Canadian Patents Database / Patent 2818668 Summary

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(12) Patent: (11) CA 2818668
(54) English Title: WELL SCREENS HAVING ENHANCED WELL TREATMENT CAPABILITIES
(54) French Title: CRIBLES DE PUITS A CAPACITES DE TRAITEMENT DE PUITS AMELIOREES
(51) International Patent Classification (IPC):
  • E21B 43/08 (2006.01)
(72) Inventors :
  • FITZPATRICK, JR., HARVEY J. (United States of America)
(73) Owners :
  • HALLIBURTON ENERGY SERVICES, INC. (United States of America)
(71) Applicants :
  • HALLIBURTON ENERGY SERVICES, INC. (United States of America)
(74) Agent: PARLEE MCLAWS LLP
(74) Associate agent: PARLEE MCLAWS LLP
(45) Issued: 2015-11-24
(86) PCT Filing Date: 2011-12-06
(87) Open to Public Inspection: 2012-06-21
Examination requested: 2013-05-21
(30) Availability of licence: N/A
(30) Language of filing: English

(30) Application Priority Data:
Application No. Country/Territory Date
12/966,162 United States of America 2010-12-13

English Abstract

A well screen assembly with enhanced well treatment capabilities. A well screen assembly can include a well treatment substance secured to the well screen assembly, and at least one reactive component of a well treatment stimulant. The reactive component can also be secured to the well screen assembly. A method of treating a well can include expanding a well screen assembly outward in a wellbore of the well, thereby decreasing a distance between a well treatment substance and a wall of the wellbore. Another method of treating a well can include contacting multiple reactive components of a well treatment stimulant with each other in the well, thereby dispersing a well treatment substance about a well screen assembly.


French Abstract

Cette invention concerne un ensemble crible de puits présentant des capacités de traitement de puits améliorées. Ledit ensemble crible de puits peut comprendre une substance de traitement de puits fixée à l'ensemble crible de puits et au moins un constituant réactif d'un stimulant de traitement de puits. Ledit constituant réactif peut également être fixé à l'ensemble crible de puits. Un procédé de traitement d'un puits peut comprendre le déploiement d'un ensemble crible de puits vers l'extérieur dans un trou de forage du puits, de façon à réduire une distance entre une substance de traitement de puits et une paroi du trou de forage. Un autre procédé de traitement d'un puits peut comprendre la mise en contact de multiples constituants réactifs d'un stimulant de traitement de puits à l'intérieur du puits, de façon à disperser une substance de traitement de puits autour d'un ensemble crible de puits.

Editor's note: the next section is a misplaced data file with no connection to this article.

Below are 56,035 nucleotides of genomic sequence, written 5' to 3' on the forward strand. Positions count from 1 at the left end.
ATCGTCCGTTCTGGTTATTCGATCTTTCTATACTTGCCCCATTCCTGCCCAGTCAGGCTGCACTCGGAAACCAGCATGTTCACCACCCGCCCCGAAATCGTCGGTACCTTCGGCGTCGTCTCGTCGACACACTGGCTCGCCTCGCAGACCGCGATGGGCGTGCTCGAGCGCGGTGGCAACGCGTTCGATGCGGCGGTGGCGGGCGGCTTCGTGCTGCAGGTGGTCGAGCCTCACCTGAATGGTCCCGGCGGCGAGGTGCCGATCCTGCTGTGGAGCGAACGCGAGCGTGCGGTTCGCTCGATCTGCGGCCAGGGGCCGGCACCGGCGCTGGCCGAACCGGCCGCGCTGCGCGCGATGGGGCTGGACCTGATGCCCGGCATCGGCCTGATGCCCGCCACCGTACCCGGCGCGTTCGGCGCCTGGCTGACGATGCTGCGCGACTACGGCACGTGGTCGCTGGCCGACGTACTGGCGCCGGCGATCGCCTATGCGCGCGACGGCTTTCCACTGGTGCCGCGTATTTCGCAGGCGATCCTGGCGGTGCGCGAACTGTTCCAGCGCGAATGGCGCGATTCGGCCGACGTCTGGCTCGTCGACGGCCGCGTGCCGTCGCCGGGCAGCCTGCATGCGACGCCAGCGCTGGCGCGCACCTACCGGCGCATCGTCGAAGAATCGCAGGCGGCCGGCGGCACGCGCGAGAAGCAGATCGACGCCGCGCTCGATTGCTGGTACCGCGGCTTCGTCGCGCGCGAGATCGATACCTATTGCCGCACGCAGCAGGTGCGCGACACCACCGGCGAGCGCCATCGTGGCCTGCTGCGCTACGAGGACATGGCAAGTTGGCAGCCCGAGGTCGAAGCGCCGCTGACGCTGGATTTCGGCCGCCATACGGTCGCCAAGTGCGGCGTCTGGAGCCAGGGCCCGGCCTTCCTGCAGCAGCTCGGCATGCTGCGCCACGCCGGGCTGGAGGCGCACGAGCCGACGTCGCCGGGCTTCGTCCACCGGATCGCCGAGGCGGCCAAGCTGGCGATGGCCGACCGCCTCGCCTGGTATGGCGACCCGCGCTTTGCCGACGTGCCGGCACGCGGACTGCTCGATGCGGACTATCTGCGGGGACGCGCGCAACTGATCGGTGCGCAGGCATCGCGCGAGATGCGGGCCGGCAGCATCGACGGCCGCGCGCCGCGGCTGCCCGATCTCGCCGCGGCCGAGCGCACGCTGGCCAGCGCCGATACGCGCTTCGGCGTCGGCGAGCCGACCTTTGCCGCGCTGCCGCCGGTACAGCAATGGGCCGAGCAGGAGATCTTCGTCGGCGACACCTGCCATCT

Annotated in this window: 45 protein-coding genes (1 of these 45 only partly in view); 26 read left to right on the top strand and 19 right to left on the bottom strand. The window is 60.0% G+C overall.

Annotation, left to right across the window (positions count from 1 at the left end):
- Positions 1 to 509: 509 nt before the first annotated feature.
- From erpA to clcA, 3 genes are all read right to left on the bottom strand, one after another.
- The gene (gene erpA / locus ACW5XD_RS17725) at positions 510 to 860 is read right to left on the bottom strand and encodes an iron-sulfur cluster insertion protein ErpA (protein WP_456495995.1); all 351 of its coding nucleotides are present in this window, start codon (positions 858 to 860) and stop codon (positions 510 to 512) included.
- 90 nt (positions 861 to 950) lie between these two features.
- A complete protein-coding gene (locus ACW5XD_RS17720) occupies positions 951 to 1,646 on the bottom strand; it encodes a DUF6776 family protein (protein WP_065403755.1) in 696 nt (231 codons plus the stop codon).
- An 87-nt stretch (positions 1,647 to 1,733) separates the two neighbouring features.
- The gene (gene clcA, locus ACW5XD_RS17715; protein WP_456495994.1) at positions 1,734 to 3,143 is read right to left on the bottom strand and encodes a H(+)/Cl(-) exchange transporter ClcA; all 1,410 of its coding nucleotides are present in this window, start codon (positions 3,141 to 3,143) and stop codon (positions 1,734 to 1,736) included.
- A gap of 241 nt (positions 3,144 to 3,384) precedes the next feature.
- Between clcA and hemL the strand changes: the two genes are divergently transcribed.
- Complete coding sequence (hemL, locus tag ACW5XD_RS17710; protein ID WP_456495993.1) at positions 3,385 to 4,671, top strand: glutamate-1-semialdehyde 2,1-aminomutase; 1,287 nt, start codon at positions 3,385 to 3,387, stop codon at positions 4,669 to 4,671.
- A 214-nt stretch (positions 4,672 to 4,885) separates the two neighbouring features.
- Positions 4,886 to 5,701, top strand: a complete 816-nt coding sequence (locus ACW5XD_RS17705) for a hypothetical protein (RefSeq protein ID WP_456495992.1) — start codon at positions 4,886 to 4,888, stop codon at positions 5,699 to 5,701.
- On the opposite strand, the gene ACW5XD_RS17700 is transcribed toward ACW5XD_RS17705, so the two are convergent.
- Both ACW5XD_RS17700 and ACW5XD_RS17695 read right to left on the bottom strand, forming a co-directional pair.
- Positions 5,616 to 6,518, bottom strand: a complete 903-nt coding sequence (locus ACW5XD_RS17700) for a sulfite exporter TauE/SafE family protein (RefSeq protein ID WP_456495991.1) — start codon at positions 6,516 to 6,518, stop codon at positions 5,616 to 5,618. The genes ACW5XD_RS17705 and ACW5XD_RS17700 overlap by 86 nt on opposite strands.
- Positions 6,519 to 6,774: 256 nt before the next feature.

Note: Claims are shown in the official language in which they were submitted.

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WHAT IS CLAIMED IS:
1. A well screen assembly, comprising:
a well treatment substance secured to the well screen
assembly; and
at least one reactive component of a well treatment
stimulant, the at least one reactive component being secured
to the well screen assembly, wherein the well treatment
substance and the reactive component are incorporated into a
coating applied to the well screen assembly, and wherein the
coating prevents plugging of a filter portion of the well
screen assembly during expansion of the well screen assembly
in a well.
2. The well screen assembly of claim 1, wherein a
matrix material of the coating isolates multiple reactive
components of the well treatment stimulant from each other.
3. The well screen assembly of claim 1, wherein a
matrix material of the coating is dissolvable.
4. The well screen assembly of claim 1, wherein the
coating prevents plugging of a filter portion of the well
screen assembly during installation of the well screen
assembly in a well.
5. The well screen assembly of claim 1, wherein the
well treatment stimulant generates gas when multiple reactive

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components of the well treatment stimulant react with each
other.
6. The well screen assembly of claim 1, wherein the
well treatment stimulant generates heat when multiple reactive
components of the well treatment stimulant react with each
other.
7. The well screen assembly of claim 1, wherein the